The Fouquet and Fouquet and Pearson results later described treat rebound in this manner.

    The fundamental insight here is that energy efficiency gains appear to the consumer as reductions in the price of energy services, and price elasticity considerations will thereby induce them to consume more energy services (and more of the physical energy attendant to producing them).

    There is a further rebound effect discussed in the literature that arises on the consumption side, the so-called "indirect" consumption effect (Greening et al., 2000; Sorrell, 2007; Turner, 2013). By reducing the cost of physical energy, energy efficiency gains cause consumers to have more disposable income that can be used for both increased energy consumption and increased consumption of other goods and services that have "embedded" in them the energy required to produce and move them. Not only is energy use thereby induced to increase, but these technical efficiency gains associated with the direct effect have also increased the disposable income of consumers. Such increases boost consumption overall and reflect an increase in consumer welfare that goes to growing economic activity (and the energy use associated therewith), although this effect is likely small and Fouquet and Fouquet and Pearson find no evidence for a causal connection that works in this direction for either lighting or transportation.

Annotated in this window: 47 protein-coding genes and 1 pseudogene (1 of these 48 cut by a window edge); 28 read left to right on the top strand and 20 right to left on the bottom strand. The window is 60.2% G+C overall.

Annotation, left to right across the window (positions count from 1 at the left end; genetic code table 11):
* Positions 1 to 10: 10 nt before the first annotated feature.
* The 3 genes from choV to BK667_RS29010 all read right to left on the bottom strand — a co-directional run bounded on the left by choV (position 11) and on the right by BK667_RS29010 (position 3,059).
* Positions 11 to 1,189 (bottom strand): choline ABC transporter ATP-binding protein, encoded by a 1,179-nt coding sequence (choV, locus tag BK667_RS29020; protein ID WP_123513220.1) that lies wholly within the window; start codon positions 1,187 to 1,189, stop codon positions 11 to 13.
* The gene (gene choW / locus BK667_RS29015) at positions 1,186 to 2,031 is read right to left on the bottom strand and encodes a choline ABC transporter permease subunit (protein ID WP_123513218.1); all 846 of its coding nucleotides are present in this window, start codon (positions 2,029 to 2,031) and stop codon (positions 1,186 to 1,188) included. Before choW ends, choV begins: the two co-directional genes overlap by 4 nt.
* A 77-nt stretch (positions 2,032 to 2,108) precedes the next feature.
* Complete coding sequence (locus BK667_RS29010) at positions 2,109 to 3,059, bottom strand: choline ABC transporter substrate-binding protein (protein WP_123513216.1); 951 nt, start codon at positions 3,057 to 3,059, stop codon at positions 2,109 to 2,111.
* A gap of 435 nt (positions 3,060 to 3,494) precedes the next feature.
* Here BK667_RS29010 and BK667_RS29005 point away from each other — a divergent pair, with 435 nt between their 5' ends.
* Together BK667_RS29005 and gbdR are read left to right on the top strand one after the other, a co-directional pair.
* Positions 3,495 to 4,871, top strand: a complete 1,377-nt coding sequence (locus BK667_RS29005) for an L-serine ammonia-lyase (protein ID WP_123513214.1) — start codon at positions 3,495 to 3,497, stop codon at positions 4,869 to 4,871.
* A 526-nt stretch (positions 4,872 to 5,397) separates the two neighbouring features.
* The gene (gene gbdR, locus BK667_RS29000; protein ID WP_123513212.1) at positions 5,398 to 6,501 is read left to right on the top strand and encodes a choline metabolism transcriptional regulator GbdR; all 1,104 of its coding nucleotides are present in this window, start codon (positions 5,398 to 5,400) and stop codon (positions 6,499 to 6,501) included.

So from a consumption-side perspective, the framework is that new energy efficiency technologies create effective price effects that are observable as energy price elasticities, that income elasticities reflect the connection to economic growth, and that rebound effects result from energy efficiency gains that reduce the price of energy services.